You may bring in your own guns as well as your own ammo- for handguns, shotguns, and rifles! 

We do have some restrictions so be sure to check those out before your trip to the range.

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PROHIBITED AMMUNITION

STEEL JACKET

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Or other PENETRATING ROUNDS 

[Tula, Wolf, etc. unless packaged with range-friendly* label]

STEEL CORE/TRACER ROUNDS

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GREEN TIPS, INCENDIARY ROUNDS, etc. 

 [wolf military grade .223 - the cheap stuff from the gun show]

BIRDSHOT

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NO BIRDSHOT - we allow 00, 000, & slugs. 

LEAD CAST AMMO

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All rounds must be jacketed or semi-jacketed. The exception is 22lr.

Not sure how to tell if your ammo is range safe? Easy! 

Just run a magnet over the tip of the bullet- if the magnet doesn't stick to the bullet - you're good to go.

If the magnet DOES stick - unfortunately that shows us the round has steel in it, which is prohibited at the range. 

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Don't know where to find range-appropriate ammunition? Not to worry! You can find almost all of what you may need at Green Top (just a mile from the range) or Bass Pro Shops (just a walk across the street from the range). 


Can't find any range-appropriate, outside ammo? We've got you covered! We have it available for purchase at the range (price varies by caliber).

Find out more

Ammo Policy Explained

 “No steel jacket or steel core ammunition.” 


The reason steel jacketed, steel core, armor piercing, or incendiary ammunition is not allowed is that it 

can cause major damage to the range


Standard brass jacketed ammunition in the very popular calibers of .223 Remington, 5.56mm, and 7.62x39mm can penetrate ¼ inch of mild steel. These same rounds will not penetrate the steel used in the baffles on the range.  


 Steel jacketed ammunition in handgun calibers can damage mild steel, causing dimples in the surface. The dimples can increase the likelihood of metal fragments ricocheting back towards the firing line. While it will not damage the steel baffles it does generate sparks. While rare, sparks or even hot pieces of jacket material can ignite unburned gunpowder which accumulates on the range. Most of these flash fires only last a few seconds and normally don’t cause any serious damage (but tell a range safety officer immediately if it happens near you).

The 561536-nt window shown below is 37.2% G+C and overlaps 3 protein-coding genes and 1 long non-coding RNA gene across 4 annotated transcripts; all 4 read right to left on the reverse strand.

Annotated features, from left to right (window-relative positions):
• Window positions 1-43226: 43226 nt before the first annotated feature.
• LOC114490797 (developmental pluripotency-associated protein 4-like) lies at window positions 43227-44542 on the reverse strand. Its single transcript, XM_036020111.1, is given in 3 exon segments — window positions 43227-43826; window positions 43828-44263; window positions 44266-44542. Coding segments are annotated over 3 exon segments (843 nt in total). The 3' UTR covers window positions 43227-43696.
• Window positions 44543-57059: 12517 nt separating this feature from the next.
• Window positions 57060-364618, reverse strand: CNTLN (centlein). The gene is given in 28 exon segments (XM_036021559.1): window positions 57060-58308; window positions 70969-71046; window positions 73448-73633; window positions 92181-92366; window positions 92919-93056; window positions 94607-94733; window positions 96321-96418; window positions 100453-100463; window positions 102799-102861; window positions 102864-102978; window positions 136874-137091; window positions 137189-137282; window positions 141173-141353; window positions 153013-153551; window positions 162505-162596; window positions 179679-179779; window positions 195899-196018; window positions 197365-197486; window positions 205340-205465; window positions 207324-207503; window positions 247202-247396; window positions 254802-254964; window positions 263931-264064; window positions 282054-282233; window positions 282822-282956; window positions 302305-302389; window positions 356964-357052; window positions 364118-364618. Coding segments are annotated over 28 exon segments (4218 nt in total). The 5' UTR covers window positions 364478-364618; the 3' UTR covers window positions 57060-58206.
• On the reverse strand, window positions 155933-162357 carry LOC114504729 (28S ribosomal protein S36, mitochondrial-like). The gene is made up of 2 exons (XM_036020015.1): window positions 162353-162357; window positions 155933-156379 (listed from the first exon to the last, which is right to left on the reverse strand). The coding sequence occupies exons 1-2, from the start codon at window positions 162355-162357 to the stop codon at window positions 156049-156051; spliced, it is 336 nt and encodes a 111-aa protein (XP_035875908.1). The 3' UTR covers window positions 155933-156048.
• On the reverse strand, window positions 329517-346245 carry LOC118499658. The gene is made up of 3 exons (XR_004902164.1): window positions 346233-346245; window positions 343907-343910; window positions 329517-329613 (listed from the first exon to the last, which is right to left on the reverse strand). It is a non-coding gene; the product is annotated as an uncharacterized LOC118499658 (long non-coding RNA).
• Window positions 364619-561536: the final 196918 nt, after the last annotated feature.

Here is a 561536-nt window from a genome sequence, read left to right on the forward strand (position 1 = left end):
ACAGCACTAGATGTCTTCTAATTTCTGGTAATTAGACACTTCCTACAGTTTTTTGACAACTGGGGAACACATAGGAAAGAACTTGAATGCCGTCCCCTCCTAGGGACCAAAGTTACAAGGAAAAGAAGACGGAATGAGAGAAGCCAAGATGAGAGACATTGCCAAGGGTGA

Incendiary ammunition, e.g. tracers, are prohibited because once buried in the rubber backstop they can cause a fire. 


Many people shoot steel jacketed ammunition, particularly in rifle calibers, because it is normally less expensive than brass jacketed ammunition. While there is an initial savings in ammunition cost there is an added expense in wear and tear on your firearm. 


In semi automatic rifles, extractors have a higher breakage rate, and the rifling in the barrels is shot out much quicker. This happens because, unlike soft brass, hard steel does not conform to the firearm when fired, causing stress inside the barrel and chamber.
 

So added all together, the reason to buy steel ammo (price) never pays off against the reasons to avoid it. If you aren’t sure if your ammunition contains steel components in the bullet, try our simple test. Using a cheap kitchen magnet, touch the magnet to the tip or sides of the projectile. If it sticks to the magnet, don’t buy it!


 You are always welcome to bring your own ammunition to the range, just leave the steel stuff at home.